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Turkey Thawing to Tossing Leftovers, Schedule Keeps Thanksgiving Foods Safe

A food preparation and storage schedule for your Thanksgiving feast will help ensure you are practicing good food safety procedures to protect your family from foodborne illnesses.

Hosting Thanksgiving can be a logistical challenge that starts with planning what to cook and ends with figuring out what to do with all of those leftovers. Janie Burney, a food safety specialist with University of Tennessee Extension, recommends that you streamline your Thanksgiving planning to ensure you have a fun and food-safe holiday.

Here’s a schedule that might help you plan for a food-safe Thanksgiving holiday:

Wednesday, November 16: How long does it take to thaw a frozen turkey in the refrigerator? Is your frozen turkey 20-24 pounds? If you are defrosting it in the refrigerator, today is the day to place that bird in the fridge. If your turkey weighs 16 to 20 pounds, allow 4 to 5 days of thawing. Allow 3 to 4 days for 12 to 16 pound turkeys and 3 to 4 days for 4 to 12 pound birds.

Monday, November 21: You can start making side dishes today. Stored in the refrigerator, they still will be good Thanksgiving Day.

Tuesday, November 22: Today is the day to purchase that fresh turkey. When you are purchasing your turkey, plan for 1 pound per person to ensure there is enough turkey to go around.

Wednesday, November 23: Do you need to thaw a frozen turkey quickly? If you haven’t started to defrost your turkey, use the cold running water method to ensure it’s thawed for Thanksgiving. Wrap your turkey securely and submerge in cold tap water. Change the water every 30 minutes. Allow 10 to 12 hours thawing for a 20 to 24 pound turkey, 8 to 10 hours for 16 to 20 pounds, 6 to 8 hours for 12 to 16 pounds, and 2 to 6 hours for 4 to 12 pounds.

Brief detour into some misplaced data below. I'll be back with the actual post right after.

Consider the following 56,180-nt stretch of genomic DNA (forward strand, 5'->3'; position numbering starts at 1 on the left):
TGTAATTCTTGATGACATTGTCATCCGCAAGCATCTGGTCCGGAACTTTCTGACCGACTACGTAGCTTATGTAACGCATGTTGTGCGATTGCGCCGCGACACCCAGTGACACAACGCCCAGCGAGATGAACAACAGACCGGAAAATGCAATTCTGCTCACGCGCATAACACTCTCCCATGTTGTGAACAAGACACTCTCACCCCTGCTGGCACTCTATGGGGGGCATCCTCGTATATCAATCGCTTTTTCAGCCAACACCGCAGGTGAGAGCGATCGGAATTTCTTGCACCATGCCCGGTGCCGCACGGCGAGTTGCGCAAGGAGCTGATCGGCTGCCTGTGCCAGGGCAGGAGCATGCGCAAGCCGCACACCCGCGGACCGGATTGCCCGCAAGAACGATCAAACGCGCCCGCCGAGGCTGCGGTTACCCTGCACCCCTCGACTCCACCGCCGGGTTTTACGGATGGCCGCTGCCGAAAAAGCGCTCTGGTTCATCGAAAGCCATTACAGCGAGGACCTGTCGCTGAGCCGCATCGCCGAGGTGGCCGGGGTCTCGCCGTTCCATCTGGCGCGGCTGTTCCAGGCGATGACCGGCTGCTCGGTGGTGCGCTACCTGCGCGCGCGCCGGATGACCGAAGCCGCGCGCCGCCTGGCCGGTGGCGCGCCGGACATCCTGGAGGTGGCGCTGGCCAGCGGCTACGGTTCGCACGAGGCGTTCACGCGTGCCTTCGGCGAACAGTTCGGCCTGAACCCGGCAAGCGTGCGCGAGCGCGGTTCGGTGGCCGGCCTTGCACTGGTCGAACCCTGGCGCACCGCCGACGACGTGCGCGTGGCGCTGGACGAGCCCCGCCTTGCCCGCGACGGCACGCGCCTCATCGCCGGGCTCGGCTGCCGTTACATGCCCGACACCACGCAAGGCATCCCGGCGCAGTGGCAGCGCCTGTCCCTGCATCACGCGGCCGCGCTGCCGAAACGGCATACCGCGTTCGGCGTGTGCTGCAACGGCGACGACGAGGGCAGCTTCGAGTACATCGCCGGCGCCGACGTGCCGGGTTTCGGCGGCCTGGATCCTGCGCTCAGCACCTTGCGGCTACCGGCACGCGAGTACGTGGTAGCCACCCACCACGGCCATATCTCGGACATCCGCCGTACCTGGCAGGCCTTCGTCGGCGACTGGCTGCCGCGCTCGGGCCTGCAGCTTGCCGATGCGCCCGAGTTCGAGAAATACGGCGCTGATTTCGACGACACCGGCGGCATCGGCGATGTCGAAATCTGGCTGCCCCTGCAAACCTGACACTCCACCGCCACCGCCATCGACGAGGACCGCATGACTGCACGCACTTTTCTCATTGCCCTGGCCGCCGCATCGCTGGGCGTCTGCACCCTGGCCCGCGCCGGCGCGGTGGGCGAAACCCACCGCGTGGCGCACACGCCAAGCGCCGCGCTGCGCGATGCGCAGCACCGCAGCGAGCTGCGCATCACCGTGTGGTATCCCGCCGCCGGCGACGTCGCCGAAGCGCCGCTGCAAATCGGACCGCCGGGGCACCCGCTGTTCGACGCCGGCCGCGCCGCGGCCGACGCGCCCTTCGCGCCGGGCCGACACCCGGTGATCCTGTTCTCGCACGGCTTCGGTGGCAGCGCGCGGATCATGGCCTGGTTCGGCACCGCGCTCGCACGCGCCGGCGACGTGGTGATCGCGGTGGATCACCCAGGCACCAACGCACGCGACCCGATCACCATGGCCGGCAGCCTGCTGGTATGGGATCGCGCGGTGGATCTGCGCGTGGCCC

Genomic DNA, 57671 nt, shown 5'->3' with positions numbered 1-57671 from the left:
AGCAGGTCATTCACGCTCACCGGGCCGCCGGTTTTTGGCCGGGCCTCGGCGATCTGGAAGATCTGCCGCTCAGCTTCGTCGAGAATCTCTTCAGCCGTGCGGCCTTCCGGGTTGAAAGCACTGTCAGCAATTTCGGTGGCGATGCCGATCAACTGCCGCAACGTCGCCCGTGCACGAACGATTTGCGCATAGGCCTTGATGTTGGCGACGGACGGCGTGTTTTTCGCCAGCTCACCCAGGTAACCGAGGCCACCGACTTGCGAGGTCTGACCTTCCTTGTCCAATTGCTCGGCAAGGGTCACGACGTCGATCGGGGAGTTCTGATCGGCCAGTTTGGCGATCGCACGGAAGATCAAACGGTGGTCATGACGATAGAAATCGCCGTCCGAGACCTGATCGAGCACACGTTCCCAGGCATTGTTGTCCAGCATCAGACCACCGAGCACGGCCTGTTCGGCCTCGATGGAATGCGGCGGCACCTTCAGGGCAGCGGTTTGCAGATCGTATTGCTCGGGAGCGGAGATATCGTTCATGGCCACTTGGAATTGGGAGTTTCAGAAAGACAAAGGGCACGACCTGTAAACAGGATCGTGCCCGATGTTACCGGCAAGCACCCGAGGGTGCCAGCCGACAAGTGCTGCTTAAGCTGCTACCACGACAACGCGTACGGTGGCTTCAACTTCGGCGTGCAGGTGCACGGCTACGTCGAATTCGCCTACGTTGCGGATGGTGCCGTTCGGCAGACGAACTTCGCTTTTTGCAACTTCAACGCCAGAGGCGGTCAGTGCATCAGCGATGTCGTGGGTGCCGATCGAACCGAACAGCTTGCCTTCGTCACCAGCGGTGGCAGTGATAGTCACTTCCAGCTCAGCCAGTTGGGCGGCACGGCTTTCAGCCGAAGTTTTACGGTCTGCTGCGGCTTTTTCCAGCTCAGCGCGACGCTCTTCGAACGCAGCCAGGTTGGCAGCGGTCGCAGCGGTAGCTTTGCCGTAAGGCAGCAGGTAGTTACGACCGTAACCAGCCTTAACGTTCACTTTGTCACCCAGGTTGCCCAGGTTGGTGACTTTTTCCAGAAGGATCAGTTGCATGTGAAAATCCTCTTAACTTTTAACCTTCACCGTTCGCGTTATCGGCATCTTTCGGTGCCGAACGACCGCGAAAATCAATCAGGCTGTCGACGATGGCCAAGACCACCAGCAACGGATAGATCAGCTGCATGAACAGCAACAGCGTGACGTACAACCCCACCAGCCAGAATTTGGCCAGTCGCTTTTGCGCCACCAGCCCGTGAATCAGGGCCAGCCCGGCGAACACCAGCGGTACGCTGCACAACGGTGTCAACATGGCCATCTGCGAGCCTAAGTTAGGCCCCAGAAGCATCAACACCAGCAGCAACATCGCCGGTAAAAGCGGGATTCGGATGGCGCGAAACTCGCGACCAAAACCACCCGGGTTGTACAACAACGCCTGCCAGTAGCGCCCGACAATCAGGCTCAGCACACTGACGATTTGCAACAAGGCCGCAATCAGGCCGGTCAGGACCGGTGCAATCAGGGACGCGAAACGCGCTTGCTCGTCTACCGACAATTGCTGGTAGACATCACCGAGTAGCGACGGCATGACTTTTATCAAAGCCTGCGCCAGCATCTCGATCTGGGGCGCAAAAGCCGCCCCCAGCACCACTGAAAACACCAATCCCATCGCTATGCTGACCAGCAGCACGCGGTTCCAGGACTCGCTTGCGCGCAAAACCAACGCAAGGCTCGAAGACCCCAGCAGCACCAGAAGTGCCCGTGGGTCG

It is safe to cook a turkey from the frozen state, says Burney. However, the cooking time will take at least 50 percent longer than recommended for a fully thawed turkey. “Remember to remove the giblet packages during cooking,” said Burney. “They can be removed carefully with tongs or a fork.”

Turkey cooking guidance: Is the turkey done? You cannot tell if a turkey is done just by the color. Your bird is not safe until it reaches 165° F. Check the temperature in three places: the thickest part of the breast, the innermost part of the wing and the innermost part of the thigh. “Don’t forget to check the temperature of the stuffing, too!” the expert cautions. “This can be crucial to a food-safe holiday.” Burney recommends you take the turkey out of the oven and let it stand for 20 minutes before carving to allow the juices to settle.

Thanksgiving Day! Thursday, November 24: Don’t forget the 2-Hour Rule. Be sure to place all perishable food in a shallow container and put it in the refrigerator within 2 hours of cooking to prevent harmful bacteria from multiplying.

Monday, November 28: Today is the last day to eat those leftovers or put them in the freezer.

For additional information about food-safe practices, contact Sevier County UT Extension Family and Consumer Science Agent, Linda Hyder at 865-453-3695 or [email protected] You can also visit the UT Extension Family and Consumer Sciences website.

Through its mission of research, teaching and extension, the University of Tennessee Institute of Agriculture touches lives and provides Real. Life. Solutions. 

About UT Extension - Sevier County

UT Extension provides a gateway to the University of Tennessee as the outreach unit of the Institute of Agriculture. It is a statewide educational organization, funded by federal, state and local governments, that brings research-based information about agriculture, family and consumer sciences, and resource development to the people of Tennessee where they live and work. Sevier News Messenger distributes UT Extension news as a courtesy. UT Extension – Sevier County can be found at